He was subsequently captured and sentenced to death in 1937, although the sentence was overturned and commuted to a thirty-year prison sentence instead. In Burgos prison he met several incarcerated Spanish intellectuals, professors, and students, and this contact led him to coming across his true vocation for the study of language. He was eventually released in 1943. He returned to Errenteria at the age of twenty-seven and in poor health. He accepted the offer of an accounting job in Madrid, from where he began engaging in clandestine activities against the Franco dictatorship. Yet this resulted in his arrest once more in 1946, for which he served a two-year sentence and was released in 1948.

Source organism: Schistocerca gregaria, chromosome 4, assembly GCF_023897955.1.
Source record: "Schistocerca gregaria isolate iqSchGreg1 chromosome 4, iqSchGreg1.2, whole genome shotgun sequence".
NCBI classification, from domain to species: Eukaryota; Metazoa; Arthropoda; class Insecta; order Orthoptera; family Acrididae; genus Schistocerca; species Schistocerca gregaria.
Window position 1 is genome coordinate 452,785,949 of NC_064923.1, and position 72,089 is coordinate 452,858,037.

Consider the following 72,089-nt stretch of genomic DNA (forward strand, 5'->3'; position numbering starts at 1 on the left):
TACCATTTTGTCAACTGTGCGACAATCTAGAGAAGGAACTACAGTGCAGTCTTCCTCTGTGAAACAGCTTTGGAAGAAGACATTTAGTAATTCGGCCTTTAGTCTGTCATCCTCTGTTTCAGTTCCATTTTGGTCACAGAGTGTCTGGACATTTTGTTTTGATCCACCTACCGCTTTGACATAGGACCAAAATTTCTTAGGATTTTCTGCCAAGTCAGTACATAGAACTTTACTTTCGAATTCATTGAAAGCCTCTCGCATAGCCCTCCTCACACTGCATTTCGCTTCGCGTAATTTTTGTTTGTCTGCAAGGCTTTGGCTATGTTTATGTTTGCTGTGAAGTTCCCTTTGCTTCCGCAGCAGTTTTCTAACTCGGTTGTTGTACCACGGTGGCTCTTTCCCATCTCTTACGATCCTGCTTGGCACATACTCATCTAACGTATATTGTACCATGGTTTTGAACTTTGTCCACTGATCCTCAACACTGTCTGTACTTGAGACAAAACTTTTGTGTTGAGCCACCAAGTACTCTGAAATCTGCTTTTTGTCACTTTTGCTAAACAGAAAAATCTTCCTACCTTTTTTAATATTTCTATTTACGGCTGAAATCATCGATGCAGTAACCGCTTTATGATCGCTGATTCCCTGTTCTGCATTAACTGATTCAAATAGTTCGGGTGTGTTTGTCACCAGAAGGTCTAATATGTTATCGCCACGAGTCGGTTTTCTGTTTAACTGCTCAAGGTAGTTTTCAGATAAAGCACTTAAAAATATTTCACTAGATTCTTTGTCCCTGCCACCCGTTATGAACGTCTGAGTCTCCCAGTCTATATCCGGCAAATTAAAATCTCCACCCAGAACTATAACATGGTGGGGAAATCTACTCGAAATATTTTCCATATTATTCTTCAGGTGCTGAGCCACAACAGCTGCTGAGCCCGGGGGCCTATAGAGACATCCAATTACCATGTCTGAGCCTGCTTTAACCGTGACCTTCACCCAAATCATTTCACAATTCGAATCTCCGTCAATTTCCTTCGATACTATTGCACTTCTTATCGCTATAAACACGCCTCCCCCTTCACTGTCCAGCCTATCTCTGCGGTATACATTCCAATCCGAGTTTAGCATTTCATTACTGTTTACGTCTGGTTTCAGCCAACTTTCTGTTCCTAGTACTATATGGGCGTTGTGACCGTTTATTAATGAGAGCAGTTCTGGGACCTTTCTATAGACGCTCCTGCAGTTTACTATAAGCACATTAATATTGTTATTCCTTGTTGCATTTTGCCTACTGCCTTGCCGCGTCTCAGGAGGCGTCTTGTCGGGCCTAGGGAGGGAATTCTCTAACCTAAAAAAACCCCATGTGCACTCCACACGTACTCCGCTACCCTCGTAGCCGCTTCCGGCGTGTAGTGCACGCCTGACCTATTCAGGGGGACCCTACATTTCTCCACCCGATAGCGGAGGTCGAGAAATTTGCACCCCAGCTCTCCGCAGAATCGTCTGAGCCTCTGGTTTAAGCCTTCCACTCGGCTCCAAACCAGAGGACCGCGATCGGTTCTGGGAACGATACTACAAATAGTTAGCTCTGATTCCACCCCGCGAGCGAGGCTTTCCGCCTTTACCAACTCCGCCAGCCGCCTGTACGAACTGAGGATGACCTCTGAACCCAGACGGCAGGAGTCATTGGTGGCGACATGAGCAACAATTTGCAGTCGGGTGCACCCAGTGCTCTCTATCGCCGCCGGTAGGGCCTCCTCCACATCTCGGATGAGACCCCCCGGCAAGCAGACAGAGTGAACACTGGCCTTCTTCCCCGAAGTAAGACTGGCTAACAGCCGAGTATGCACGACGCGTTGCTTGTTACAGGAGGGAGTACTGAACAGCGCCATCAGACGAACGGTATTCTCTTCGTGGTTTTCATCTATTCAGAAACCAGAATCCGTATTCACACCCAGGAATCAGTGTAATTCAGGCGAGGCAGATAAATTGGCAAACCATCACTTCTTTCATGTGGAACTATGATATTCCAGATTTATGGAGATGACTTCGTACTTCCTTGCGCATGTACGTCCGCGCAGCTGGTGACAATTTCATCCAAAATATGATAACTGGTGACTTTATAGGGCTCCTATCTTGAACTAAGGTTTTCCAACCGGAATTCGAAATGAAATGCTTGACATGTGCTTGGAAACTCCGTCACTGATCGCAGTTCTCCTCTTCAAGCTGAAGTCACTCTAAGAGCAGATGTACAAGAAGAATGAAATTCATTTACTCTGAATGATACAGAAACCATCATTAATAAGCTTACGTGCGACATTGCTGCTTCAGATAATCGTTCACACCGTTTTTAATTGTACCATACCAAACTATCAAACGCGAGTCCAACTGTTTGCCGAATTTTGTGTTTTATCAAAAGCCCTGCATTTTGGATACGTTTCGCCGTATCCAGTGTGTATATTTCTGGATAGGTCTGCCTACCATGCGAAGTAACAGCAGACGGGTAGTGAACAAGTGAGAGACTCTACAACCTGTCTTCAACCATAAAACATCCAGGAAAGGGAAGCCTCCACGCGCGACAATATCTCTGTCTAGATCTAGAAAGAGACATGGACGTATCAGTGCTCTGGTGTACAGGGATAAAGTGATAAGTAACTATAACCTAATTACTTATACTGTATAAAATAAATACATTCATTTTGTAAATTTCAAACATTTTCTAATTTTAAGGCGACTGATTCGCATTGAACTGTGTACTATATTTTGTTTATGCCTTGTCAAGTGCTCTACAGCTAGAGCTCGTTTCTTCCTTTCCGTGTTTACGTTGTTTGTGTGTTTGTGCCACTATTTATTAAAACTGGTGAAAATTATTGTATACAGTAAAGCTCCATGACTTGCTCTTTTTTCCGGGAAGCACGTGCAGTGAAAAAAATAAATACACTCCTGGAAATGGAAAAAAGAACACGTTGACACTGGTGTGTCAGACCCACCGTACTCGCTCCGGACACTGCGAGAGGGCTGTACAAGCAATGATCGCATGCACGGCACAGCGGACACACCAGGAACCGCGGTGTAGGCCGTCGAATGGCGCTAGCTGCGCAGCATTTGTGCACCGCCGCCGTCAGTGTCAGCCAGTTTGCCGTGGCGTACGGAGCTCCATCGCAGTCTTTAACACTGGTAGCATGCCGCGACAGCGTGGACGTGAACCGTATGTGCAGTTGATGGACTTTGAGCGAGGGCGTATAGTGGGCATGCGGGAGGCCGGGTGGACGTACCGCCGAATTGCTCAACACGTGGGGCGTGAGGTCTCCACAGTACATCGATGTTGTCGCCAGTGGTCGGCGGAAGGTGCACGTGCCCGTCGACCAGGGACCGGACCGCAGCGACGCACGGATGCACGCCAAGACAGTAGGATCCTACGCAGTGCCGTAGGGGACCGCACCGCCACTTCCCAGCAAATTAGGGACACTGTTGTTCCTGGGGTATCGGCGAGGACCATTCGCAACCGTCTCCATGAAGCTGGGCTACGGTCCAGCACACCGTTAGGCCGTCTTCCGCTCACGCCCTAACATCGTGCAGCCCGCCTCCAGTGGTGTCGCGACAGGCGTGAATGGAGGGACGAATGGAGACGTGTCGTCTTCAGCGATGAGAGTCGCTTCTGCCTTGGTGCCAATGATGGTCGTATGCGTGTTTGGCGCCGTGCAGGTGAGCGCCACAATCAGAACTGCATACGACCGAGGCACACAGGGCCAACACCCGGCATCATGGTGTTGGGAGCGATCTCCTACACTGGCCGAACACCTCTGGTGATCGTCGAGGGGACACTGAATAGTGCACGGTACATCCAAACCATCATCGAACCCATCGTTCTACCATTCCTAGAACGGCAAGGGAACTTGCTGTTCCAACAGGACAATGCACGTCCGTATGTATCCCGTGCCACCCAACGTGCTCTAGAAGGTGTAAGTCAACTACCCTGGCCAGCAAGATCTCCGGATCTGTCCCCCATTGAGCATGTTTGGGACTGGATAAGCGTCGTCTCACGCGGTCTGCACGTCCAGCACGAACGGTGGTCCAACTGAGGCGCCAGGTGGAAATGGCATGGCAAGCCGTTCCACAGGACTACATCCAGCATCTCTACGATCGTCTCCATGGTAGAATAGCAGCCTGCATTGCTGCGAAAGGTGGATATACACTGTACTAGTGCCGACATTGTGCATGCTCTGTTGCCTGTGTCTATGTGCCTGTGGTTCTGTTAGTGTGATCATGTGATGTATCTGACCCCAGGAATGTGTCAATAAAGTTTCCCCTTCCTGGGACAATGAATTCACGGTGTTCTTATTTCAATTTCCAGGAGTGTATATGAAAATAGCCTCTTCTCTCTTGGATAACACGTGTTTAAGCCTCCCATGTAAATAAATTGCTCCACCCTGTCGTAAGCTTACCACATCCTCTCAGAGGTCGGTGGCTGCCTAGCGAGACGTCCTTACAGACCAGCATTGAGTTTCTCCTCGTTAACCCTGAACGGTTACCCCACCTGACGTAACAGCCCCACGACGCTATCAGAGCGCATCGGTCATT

Now thirty-two years old, he enrolled as part-time student of humanities at the University of Madrid, living modestly and funding his studies as best he could in the circumstances. In 1949, moreover, he married Matilde Martínez de Ilarduya and they would go on to have two children. Mitxelena carried on with his studies through the 1950s at the University of Salamanca, teaching courses in Basque language and literature, and eventually achieving a doctorate in 1959 with a dissertation on the topic of Basque historical phonetics (a text that is still relevant to this day).